As said, we use BSI for all our ‘now-now’ repairs, especially in the height of our fishing season, when folks come off the beach with a broken ring, and want to fish almost straight away. It is quick, efficient, and doesn’t yellow with time.

However, for all our normal custom rods, and repairs that can wait until the following morning, we use a 2 part thread resin. Have been through a lot of the different makes, and now just use one brand that we import from Japan, have found that products like Flexcoat do yellow terribly with age, as well as age harden, and then they start to get small cracks, which salt water gets in and starts to corrode even the best stainless steel.

With all these 2 part resins, apart from the actual colour of the finished product, there are other components in the mix, like UV inhibitors and plasticisers, and depending on the quantities, you get varying finished performance from the final product. A lot of the 2 part ‘adhesives’ would work as thread coatings, but they are really only effective for single ring repairs, as they dry too quickly.

With ‘proper’ thread resins, you are actually looking for the resin to do all the adhesive work, the thread is basically only there to hold the ring in place while the resin sets, if the resin is put on right, it soaks through everything, and forms a solid shell around the rod and ring. Although it wouldn’t look nice you could use something like super glue to fix the rings in place and the rod performance would still be dead right – ignoring the fact that most ‘super glues’ are water soluable. The fact is these days the thread is just a decorative band to assist the resin in placement – and holding it in one place while the resin sets. The resin then has to be UV resistant, water proof, crack proof and flexible, as well as strong – but not necessarily super hard.

As for colour sealants, we tend to only use solid colour threads, like the NCP that Gudebrod used to make, avoids all the need for colour preservatives, and the final thread work is just as effective, though with some colours, especially very light colours you might experience some transparency effect when using some of the thread resins, which can then spoil the thread work effect.

As for our part of Africa being hot, that is a common misunderstanding, this particular coast is the coldest part of the tropics in the world. We do get some warm temperatures during the summer days, but rarely above 25 degrees C, we have a huge cold water current running northwards just off our coast, straight up from the Antarctic. We get whale and sometimes Penguins off our coast, while some of the lagoons will have the totally bizarre sight of Penguins in the water right next to Pelican and Flamingoes – a coast of contrasts. On the coast we have 10 degrees of water temperature, and 50km inland we will have total desert conditions with temperatures in the upper 30’s C and more!!!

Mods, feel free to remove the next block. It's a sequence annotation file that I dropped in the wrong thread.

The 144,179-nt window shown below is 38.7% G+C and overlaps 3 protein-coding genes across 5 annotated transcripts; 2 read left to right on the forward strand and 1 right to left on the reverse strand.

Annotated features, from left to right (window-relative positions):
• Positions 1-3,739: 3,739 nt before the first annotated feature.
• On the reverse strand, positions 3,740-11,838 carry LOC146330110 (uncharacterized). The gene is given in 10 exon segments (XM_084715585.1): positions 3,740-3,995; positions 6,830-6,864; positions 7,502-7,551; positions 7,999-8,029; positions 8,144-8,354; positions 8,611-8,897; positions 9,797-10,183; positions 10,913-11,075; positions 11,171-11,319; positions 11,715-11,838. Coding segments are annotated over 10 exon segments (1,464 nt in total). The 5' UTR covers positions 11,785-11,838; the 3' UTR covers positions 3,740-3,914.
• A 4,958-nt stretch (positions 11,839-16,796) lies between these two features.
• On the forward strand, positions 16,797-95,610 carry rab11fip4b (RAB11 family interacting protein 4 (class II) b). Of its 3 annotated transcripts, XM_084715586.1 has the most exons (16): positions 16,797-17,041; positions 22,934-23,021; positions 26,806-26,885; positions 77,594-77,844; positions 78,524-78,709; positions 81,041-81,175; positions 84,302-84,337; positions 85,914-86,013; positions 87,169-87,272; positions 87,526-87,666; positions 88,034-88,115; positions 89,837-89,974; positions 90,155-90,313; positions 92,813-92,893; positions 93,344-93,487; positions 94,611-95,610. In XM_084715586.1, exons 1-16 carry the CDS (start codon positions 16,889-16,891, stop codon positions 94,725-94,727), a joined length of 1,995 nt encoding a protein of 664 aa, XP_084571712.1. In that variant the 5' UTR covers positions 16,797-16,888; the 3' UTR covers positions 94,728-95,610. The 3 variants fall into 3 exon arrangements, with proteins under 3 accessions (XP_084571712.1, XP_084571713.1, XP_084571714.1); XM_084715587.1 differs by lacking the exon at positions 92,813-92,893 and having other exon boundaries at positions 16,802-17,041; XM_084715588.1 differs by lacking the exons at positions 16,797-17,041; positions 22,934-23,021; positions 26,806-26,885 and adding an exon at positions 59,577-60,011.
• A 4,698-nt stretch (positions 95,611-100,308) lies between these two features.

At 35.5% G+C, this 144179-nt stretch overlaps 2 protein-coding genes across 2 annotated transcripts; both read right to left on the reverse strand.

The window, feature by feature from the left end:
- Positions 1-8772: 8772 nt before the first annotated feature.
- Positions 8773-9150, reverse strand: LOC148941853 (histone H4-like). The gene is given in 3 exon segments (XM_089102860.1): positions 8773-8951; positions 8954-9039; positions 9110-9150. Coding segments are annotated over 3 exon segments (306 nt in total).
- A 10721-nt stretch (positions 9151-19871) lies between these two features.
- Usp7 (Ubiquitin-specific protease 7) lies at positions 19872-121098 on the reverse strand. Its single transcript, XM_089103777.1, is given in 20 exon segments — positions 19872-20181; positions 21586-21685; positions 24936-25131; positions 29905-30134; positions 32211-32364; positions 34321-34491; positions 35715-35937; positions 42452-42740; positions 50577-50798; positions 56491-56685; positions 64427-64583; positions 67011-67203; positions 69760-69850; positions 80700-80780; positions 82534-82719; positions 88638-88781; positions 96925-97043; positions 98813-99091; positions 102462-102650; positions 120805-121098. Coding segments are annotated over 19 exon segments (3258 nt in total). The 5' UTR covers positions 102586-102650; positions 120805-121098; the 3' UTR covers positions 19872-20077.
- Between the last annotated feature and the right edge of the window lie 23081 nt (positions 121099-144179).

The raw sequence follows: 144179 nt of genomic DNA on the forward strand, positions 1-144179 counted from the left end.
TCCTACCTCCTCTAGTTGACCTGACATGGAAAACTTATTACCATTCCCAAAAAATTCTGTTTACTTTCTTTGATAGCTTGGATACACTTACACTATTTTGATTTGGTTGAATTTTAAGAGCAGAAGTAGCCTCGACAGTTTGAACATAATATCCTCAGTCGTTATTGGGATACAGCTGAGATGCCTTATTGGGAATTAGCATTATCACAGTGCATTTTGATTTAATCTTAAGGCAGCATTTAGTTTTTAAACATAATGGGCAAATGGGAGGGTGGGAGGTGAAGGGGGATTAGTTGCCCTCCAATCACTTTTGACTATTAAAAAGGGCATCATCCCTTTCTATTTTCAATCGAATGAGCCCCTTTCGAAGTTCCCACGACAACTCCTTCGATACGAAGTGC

For all our fishing tackle, the UV factor is the greatest worry, as it eats mono fishing line within about 3 months, and even some of the cheaper braids, especially if they have been manufactured with strand other than spectra or dyneema. The same UV factor that damages resin coatings like ‘Flexcoat’.

Hope that helps


Cheers from sunny Africa

Jeri
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WeSeekHer Rods
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« Reply #7 on: October 15, 2013, 10:40:49 AM »

Thanks for the tip I'll have to give that a try
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erikpowell
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« Reply #8 on: January 11, 2014, 04:18:04 PM »

I've been using Flex-coat for a little over a year now, exclusively.. lite build & high build.
I just received my third batch from Mudhole

Now I have never seen UV damage like Fiji UV damage on most everything exposed here! So,

Jeri, you've got me a little concerned now… i'll have to keep an extra eye on the longevity of my repairs.

I also have some Erskine Epoxy finish, but haven't gotten around to trying it.

I'd like to hear what others have to say about their resins of choice and their experience with flex-coat products.

Thanks !
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Jeri
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« Reply #9 on: January 11, 2014, 08:51:39 PM »

Hi Eric,

The issues with Flexcoat are fairly long standing – as far back as 30 years ago it would start to yellow with time and exposure to heavy UV, and on trying to remove the stuff for a repair or rebuild, it is exceptionally brittle.

They may have changed the formula in the intervening years, as I stopped using it quite a while ago – so I wouldn’t worry too much. Just keep a critical eye on older rods, as they may be the ones that yellow.

There are literally hundreds of various rod finishes out there now, and all will have slightly different formulae, some with more UV inhibitors in the recipe, others with less – a lot depends on where the majority of their product is going to be used – if it is mainly trout and freshwater, then they might ease up on the UV inhibitors.

Even with all the rods coming out of China these days, we get to see a lot of different types of resin over the rings – some are very brittle and yellowing, others are quite hard, but flexible, and some are even quite ‘soft’ when cutting off the threadwork to replace the broken ring. We get a lot of rods through our repair shop, probably every major surf rod manufacturer – and see all sorts of different products.